Coffee 101: Basics of the Brew

If you’re still drinking Folgers and K Cups, listen up! There’s a lot more to experience in the wide world of coffee, and getting into it doesn’t have to be fussy or expensive. In this Part One of a multipart series on coffee, Cody Miller walks you through the basics of selecting beans and brewing a proper cup of joe.

By: Cody Miller, BLOC Staff Coach

Coffee 101

Like our beloved whiskey, it takes more than education to fully appreciate and understand coffee. In fact, sipping a cup of black coffee is one of life’s rare and mysterious experiences that grows to ever increasing satisfaction the more you practice. Most of us don’t immediately enjoy the flavor (or smell) of highly aged cheese, beer or whiskey on the first date. It’s a relationship. One that needs to be nurtured and developed to reach it’s full potential. Things are also unlikely to start out hot and steamy with your fresh cup of joe but suffocating it with milk and sugar is only going to land you a mediocre prospect. When it comes to good coffee, you have to pay attention to the little things. There’s a better chance of polishing a turd than masterfully brewing a delicious cup of Folger’s coffee so let’s present a brief and “watered down” lesson on nature’s masterfully crafted pre-workout beverage.


While whiskey involves the fermentation of corn, rye, wheat, barley or any combination thereof, coffee is popularly made from either Arabica or robusta beans. These “beans” are literally seeds from berries that grow on Coffea plants thriving across the equatorial regions of the world (Africa, Hawaii, South America, etc). The less palatable robusta seeds provide a more aggressive, bitter and harsher taste but they contain more caffeine and are much more affordable due to less demanding cultivation. Many of the popular supermarket brands will at least blend in robusta coffee to keep costs lower while also providing some body and strength to the flavor. Arabica producing trees require higher altitudes, longer aging, and more selective environmental conditions to thrive. They are a bit more expensive but usually present a more interesting flavor profile that is sweeter, softer and satisfyingly acidic. Tasting notes of sugar, chocolate, fruit, floral tea and wine are common but it largely depends on the region the beans are grown.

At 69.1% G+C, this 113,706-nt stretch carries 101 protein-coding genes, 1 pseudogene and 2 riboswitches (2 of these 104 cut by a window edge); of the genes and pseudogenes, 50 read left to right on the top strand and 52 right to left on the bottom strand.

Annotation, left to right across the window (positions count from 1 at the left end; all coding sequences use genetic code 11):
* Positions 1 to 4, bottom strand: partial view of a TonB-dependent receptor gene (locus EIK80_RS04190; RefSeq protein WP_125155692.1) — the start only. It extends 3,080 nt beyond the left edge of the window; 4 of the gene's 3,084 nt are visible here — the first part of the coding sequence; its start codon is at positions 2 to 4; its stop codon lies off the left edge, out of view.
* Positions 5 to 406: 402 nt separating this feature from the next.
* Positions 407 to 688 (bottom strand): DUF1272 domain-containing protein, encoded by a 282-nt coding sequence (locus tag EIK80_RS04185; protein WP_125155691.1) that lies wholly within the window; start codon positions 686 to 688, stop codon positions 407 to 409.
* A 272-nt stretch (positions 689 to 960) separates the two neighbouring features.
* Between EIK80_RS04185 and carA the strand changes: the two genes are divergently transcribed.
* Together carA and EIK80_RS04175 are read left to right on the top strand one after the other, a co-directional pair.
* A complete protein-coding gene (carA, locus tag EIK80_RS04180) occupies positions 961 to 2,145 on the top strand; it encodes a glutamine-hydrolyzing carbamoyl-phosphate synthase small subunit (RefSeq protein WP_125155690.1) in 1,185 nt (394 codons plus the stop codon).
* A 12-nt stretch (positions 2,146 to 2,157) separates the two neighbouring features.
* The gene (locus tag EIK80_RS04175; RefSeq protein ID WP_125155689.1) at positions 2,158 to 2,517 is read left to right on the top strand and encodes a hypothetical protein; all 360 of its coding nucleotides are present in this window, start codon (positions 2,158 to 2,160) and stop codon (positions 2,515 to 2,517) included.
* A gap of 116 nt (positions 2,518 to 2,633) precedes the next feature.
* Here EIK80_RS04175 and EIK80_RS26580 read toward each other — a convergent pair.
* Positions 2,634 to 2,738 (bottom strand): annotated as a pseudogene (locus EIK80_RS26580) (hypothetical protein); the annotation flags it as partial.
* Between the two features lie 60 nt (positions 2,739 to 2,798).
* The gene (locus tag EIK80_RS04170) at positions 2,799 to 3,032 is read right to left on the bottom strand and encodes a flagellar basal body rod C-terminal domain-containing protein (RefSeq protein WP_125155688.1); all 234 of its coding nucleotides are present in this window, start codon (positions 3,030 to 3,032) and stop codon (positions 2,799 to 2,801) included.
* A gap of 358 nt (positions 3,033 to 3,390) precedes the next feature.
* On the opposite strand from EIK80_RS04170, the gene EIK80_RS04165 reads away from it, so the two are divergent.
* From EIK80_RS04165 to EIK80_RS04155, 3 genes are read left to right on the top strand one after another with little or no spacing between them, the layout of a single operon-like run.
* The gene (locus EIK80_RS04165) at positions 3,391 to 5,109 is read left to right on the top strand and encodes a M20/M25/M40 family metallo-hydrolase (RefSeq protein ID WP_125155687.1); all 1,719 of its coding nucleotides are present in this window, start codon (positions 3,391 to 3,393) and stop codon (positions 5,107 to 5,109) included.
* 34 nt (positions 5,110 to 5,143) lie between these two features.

Without getting too detailed, coffee grown in Africa will generally be more fruity, pleasantly acidic and fragrantly floral. A naturally processed Ethiopian coffee is a great option for starting the venture into the world of specialty coffee. Roasted and brewed properly, the acidity is tame and the notes of blueberry are unmistakable. The wash processed variant is very similar to floral tea (for you tea lovers). Rwandan coffee is also very fruity and although the tasting notes are often more unusual and less approachable to newcomers, Kenyan coffee is fantastic.

Central American coffee tends to have a more mild, balanced and familiar taste with less overpowering flavors. They are often sweet and chocolaty. Guatemalan beans are consistently the most interesting with complex fragrance and apple-like acidity but most countries have unique and atypical offerings if you look hard enough and research farmers.

South America provides the world’s most recognizable flavor profile due to hosting two of the three top producing countries. Caramel-like sweetness with a nutty undertone is the generic expectation of Colombian coffee but it can be just as complex and creative as those from Africa. Search for marketing of cola, vanilla and cherry notes if you want to spice things up.

Indonesia offers a very strong, earthy flavor from countries like Sumatra and Java but they typically lack the acidity and complexity that most find palatable. Single-origin Hawaiian coffee is a treat but it’s more difficult to come across, routinely costs $30-40/Ib and must not be mistaken with “Kona blends”. The same goes for Jamaican Blue Mountain coffee. Frauds are even falsely labeling generic coffee with these highly regarded names.